What are limb deficiencies and deformities?
A limb deficiency is when a child is missing part of or all of a leg, arm, hand or foot. Limb deficiencies can be congenital (present at birth) or acquired (the result of disease, an accident or other trauma). Limb deficiencies can affect the whole limb or just part of the limb.
A limb deformity is a misshapen limb. A deformity can affect the appearance and function of upper limbs like the arms and hands, as well as lower limbs like the legs and feet.
Limb length discrepancy
Limb length discrepancy means there are differences in limb lengths. These differences can be caused by limb deficiency problems or complications from broken bone growth plates.
- Failure of formation
- Abnormal formation
- Too many bones and fingers
- Too few bones and fingers
What causes congenital deformities and deficiencies?
We may not always know the reason why a deformity or deficiency exists at birth. The cause for most limb deficiencies is unknown. Some deficiencies happen because of exposure to certain drugs while the baby is in the womb. Other deficiencies may be inherited, although this is rare. For some deformities, there may be underlying bone problems, such as rickets, that can lead to bent bones or osteogenesis imperfecta (brittle bone disease), which can lead to deformities from multiple fractures.
We treat babies, kids and teens who are affected by congenital (present at birth) conditions that cause limb deficiencies and deformities. These conditions can affect upper and lower parts of the body, including:
Acquired limb deformity or deficiency
Some deformities can be acquired, which means it develops over time or happens because of an injury, such as a fracture, or can happen because of an infection or a tumor.
Post-traumatic limb deformity
A post-traumatic limb deformity is a limb that becomes crooked after a bone is broken. In some cases, the bone may heal in a crooked position, which is known as a fracture malunion. Other times, the fracture may heal straight, but the bone’s growth plate is partially damaged. This causes the bone to heal crooked or grow at a different length than the opposite limb.
In children, fracture malunions are often not a problem if the crookedness is not causing any pain or the child can still use the limb normally. This usually happens if the fracture is close to the growth plate but does not affect the growth plate. Infections may also affect a bone’s growth plate.
If your child has recently had a fracture or infection involving the growth plate, your doctor will follow the growth of your child’s limb for at least six to 12 months to determine if there are any problems. Some types of deformities do not need treatment and get better over time. In some children, a crooked bone will not improve its alignment as it grows, and it will become painful or cause functional problems. If this is the case, your child’s doctor can talk to you about options to straighten the bone.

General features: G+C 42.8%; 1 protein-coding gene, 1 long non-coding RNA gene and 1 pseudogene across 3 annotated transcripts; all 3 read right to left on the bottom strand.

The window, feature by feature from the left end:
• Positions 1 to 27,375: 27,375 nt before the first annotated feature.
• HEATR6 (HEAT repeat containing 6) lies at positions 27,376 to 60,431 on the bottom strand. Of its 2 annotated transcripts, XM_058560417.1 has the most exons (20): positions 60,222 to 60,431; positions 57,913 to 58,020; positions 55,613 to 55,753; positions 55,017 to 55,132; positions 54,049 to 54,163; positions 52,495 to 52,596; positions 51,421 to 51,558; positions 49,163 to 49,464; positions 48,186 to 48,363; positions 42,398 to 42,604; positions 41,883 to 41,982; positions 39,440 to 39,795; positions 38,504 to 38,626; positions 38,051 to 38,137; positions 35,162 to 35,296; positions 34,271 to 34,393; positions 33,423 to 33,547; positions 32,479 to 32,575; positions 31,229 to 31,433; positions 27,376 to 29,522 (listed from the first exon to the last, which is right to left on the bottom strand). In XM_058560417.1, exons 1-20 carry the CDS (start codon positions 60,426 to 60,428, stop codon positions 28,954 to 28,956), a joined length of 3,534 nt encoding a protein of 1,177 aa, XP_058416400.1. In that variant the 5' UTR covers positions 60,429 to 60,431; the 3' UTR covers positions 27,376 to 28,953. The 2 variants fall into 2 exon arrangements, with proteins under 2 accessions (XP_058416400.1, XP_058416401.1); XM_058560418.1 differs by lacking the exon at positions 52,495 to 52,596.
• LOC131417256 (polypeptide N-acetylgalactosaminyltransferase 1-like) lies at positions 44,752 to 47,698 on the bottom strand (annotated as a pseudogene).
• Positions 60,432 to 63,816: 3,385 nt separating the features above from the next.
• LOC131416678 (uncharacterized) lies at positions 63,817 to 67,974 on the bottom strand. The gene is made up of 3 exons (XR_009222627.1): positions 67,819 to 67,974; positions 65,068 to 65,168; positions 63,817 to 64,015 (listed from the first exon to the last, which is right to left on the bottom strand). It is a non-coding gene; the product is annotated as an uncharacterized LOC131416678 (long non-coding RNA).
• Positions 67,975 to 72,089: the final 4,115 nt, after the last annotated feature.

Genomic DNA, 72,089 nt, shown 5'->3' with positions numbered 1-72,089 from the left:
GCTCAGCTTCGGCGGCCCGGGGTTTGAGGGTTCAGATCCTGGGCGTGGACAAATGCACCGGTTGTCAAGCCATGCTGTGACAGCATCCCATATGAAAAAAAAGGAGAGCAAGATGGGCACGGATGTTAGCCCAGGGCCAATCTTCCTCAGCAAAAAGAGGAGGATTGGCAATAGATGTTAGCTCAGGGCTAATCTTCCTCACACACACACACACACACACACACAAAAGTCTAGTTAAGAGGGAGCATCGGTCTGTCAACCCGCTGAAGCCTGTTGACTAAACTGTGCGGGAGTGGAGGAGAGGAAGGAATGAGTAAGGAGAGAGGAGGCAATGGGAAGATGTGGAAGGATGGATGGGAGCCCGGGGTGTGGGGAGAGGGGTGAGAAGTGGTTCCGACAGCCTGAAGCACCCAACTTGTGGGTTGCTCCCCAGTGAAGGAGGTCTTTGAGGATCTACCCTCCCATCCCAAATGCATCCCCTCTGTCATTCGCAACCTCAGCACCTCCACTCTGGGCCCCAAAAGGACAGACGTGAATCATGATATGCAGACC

Post-traumatic limb deficiency (amputation)
Our team of experts understands how to deal with traumatic events that may require amputation, rehabilitation and follow-up care. Acquired amputations happen most often as a result of trauma or infections. The majority of amputations happen because of trauma. Our team offers a multidisciplinary approach to caring for children, teens and young adults who need amputations.
Tumors and infections
Some infections may require amputation so that the disease does not spread. Tumors can also result in the need to have surgery on or amputate a limb.
Some types of tumors that may require amputation include osteogenic sarcoma, Ewing’s sarcoma and rhabdomyosarcoma. Your child’s care team will work together to understand the type of treatment that will work best in his case. To determine whether a limb can be saved depends on how aggressive the tumor is, the stage of the tumor, how effective other medical treatments have been and whether there is a good chance the surgeon can remove all of the tumor.
If surgery is determined to be the best approach for treatment, our team offers a range of treatment options as part of our Bone and Soft Tissue Sarcoma Program.